Forty-four percent of Americans say they approve of the job Trump is doing as president in The Washington Post/ABC News poll, which was conducted from June 28 to July 1 and has a margin of error of plus or minus 3.5 percentage points. That was 5 points higher than his approval in a poll from April, and it surpassed his previous high of 42% in April 2017.
Fifty-one percent of Americans say he is doing a good job on the economy, which is ranked as a highly important issue for 82% of adults heading into the 2020 election.
Jimmy Carter Goes There, Calls Trump an Illegitimate President
Does Federal Law Protect LGBTQ People? This Poll Reveals A Serious Misconception
According to a new survey, almost half of all Americans wrongly believe that federal law protects LGBTQ people from discrimination. In a Reuters/Ipsos poll released Tuesday, 45% of respondents incorrectly claimed that federal anti-discrimination protections apply to LGBTQ Americans, when in fact, no such protections exist due to longstanding opposition from conservatives.
“When you talk to people across the country, regardless of where they stand on LGBTQ equality, so many don’t know that in 30 states LGBTQ people are still at are risk of being fired solely because of their gender identity or sexual orientation,” Charlotte Clymer, the Human Rights Campaign's press secretary for rapid response, told Reuters. “These things are flying under the radar for most Americans.”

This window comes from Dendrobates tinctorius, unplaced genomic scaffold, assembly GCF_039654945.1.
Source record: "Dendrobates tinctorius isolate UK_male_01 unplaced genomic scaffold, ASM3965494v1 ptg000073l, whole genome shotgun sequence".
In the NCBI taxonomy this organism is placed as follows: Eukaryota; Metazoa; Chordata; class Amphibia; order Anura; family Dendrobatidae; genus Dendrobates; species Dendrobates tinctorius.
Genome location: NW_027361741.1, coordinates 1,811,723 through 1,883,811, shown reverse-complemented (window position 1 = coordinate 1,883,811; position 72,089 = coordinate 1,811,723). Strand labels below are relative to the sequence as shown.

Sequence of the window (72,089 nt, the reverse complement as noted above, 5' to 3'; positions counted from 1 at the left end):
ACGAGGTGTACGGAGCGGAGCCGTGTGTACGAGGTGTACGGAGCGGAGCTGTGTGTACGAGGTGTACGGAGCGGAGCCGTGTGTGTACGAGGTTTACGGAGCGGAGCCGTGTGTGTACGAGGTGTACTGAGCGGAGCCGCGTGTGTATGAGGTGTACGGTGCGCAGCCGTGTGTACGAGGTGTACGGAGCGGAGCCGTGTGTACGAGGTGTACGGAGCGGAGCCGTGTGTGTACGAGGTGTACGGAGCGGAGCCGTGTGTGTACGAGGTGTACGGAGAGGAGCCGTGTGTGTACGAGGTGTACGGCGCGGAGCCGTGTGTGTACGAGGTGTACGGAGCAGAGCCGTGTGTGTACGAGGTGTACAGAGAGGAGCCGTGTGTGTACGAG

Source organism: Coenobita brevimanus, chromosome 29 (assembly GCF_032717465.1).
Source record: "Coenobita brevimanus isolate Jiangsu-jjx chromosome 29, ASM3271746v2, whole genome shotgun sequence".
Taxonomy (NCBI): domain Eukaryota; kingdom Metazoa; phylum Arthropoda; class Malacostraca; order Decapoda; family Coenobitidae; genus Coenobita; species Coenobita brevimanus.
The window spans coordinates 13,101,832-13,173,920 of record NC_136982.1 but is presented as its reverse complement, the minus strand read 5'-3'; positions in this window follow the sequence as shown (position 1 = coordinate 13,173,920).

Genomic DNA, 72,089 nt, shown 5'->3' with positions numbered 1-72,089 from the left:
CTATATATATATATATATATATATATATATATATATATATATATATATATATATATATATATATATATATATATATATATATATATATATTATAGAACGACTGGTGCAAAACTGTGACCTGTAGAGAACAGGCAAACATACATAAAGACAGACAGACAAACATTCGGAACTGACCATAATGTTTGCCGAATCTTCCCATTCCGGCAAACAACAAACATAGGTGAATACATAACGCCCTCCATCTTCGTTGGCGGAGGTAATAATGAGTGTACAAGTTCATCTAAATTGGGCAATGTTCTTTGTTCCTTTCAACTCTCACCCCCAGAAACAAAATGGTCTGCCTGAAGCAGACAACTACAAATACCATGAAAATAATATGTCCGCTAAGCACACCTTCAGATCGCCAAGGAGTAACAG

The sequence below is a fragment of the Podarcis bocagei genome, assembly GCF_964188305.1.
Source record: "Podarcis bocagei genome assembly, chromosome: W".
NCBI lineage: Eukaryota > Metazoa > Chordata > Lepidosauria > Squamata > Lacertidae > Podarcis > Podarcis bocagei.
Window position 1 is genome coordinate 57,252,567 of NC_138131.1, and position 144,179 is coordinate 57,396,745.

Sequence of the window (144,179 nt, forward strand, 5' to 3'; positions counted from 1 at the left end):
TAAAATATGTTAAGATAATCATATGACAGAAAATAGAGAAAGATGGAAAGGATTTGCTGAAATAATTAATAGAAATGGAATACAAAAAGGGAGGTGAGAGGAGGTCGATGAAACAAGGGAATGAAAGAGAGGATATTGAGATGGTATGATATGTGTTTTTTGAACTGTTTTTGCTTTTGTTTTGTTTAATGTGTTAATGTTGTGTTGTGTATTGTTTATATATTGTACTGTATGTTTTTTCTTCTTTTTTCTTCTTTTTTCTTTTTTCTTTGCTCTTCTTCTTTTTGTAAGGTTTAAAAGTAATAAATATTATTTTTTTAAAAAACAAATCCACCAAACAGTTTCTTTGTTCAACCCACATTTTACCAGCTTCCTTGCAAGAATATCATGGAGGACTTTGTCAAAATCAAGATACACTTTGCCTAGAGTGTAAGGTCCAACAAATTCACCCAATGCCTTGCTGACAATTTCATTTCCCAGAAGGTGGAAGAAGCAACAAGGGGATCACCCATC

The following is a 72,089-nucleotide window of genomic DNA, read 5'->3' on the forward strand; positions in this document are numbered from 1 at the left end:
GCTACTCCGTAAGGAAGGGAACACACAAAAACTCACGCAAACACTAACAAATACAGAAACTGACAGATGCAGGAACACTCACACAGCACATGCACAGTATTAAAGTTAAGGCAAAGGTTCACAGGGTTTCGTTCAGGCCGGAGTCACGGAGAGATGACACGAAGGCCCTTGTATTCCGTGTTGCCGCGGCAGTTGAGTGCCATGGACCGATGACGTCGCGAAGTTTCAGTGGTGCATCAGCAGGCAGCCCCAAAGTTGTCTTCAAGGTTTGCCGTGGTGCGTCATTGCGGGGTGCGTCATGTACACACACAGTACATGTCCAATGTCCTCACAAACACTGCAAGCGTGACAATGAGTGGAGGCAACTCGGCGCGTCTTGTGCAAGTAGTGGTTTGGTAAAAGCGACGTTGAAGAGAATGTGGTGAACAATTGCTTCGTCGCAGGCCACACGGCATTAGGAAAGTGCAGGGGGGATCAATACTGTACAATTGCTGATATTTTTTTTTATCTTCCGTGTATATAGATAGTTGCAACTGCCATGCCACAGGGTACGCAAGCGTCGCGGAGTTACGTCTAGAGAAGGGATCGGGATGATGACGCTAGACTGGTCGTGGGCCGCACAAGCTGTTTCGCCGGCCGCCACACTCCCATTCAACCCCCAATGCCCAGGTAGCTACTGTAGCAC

BEING GAY IS LINKED TO THESE BIOLOGICAL MECHANISMS, SCIENTISTS SAY
Years and Years star Dino Fetscher on the “vital importance” of LGBTQ representation
This Dad Gave Out Hundreds of Hugs at the Pittsburgh Pride Parade, and the Photos Are So Emotional
Africa is doing better on LGBTQ rights than you think
Christian hate-preachers plan anti-LGBTI conference during Orlando Pride
Human rights in the US are worse than you think
A new report examining human rights in the United States and around the world has just been released, and its findings are disturbing: The US is doing abysmally in several key categories, including the right to freedom from extrajudicial killing, the right to participate in government, and the right to be safe from the state.
Of the 12 human rights categories, from press freedom to quality of life, measured by the Human Rights Measurement Initiative — a global nonprofit data analysis organization based in Wellington, New Zealand — there are several in which the US has “strikingly poor results,” according to the report’s authors.
It’s a worrying sign that for all its resources and reputation for democracy, the US is not doing all that well in the world when it comes to human rights.